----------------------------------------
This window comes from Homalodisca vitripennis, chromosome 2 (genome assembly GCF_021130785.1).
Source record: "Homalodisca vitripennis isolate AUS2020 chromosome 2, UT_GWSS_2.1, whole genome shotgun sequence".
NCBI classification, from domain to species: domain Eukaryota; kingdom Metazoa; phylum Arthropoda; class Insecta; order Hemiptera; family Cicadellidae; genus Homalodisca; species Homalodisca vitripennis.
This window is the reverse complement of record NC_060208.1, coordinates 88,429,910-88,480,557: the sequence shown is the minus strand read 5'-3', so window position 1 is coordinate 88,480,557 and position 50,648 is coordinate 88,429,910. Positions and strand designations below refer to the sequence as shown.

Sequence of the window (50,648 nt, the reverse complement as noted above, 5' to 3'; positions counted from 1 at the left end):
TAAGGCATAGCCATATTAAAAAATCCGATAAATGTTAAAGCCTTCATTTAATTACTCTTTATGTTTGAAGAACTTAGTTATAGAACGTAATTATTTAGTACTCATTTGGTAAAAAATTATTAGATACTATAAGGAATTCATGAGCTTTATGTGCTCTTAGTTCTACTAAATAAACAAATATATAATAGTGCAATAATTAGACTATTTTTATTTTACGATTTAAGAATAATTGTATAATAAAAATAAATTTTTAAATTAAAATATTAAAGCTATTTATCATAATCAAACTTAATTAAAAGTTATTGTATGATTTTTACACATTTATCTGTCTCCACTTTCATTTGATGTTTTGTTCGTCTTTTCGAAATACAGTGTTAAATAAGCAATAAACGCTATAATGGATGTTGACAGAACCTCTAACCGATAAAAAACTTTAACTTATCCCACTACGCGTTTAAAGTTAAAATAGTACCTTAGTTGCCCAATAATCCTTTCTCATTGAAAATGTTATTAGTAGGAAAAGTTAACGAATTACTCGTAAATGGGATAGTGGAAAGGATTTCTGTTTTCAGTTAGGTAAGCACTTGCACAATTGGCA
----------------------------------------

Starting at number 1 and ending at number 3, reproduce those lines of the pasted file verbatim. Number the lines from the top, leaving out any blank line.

This window comes from Homalodisca vitripennis, chromosome 2 (genome assembly GCF_021130785.1).
Source record: "Homalodisca vitripennis isolate AUS2020 chromosome 2, UT_GWSS_2.1, whole genome shotgun sequence".
NCBI classification, from domain to species: domain Eukaryota; kingdom Metazoa; phylum Arthropoda; class Insecta; order Hemiptera; family Cicadellidae; genus Homalodisca; species Homalodisca vitripennis.